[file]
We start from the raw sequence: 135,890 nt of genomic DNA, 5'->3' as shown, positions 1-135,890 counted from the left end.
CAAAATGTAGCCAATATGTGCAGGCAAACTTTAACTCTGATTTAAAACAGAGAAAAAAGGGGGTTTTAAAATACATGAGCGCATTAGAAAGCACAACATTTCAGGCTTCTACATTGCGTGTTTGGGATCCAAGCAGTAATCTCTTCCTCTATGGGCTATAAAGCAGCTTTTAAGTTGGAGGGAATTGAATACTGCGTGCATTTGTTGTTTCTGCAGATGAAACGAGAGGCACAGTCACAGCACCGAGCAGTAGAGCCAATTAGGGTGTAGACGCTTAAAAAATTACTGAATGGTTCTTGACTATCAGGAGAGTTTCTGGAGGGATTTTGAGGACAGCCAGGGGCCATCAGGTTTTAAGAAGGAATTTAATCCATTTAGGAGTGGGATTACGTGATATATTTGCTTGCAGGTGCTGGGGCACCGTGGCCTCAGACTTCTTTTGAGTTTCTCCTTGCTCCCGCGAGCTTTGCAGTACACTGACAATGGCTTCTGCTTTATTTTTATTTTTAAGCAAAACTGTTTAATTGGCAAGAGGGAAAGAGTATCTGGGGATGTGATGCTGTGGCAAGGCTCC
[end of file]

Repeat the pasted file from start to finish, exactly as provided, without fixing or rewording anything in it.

We start from the raw sequence: 135,890 nt of genomic DNA, 5'->3' as shown, positions 1-135,890 counted from the left end.
CAAAATGTAGCCAATATGTGCAGGCAAACTTTAACTCTGATTTAAAACAGAGAAAAAAGGGGGTTTTAAAATACATGAGCGCATTAGAAAGCACAACATTTCAGGCTTCTACATTGCGTGTTTGGGATCCAAGCAGTAATCTCTTCCTCTATGGGCTATAAAGCAGCTTTTAAGTTGGAGGGAATTGAATACTGCGTGCATTTGTTGTTTCTGCAGATGAAACGAGAGGCACAGTCACAGCACCGAGCAGTAGAGCCAATTAGGGTGTAGACGCTTAAAAAATTACTGAATGGTTCTTGACTATCAGGAGAGTTTCTGGAGGGATTTTGAGGACAGCCAGGGGCCATCAGGTTTTAAGAAGGAATTTAATCCATTTAGGAGTGGGATTACGTGATATATTTGCTTGCAGGTGCTGGGGCACCGTGGCCTCAGACTTCTTTTGAGTTTCTCCTTGCTCCCGCGAGCTTTGCAGTACACTGACAATGGCTTCTGCTTTATTTTTATTTTTAAGCAAAACTGTTTAATTGGCAAGAGGGAAAGAGTATCTGGGGATGTGATGCTGTGGCAAGGCTCC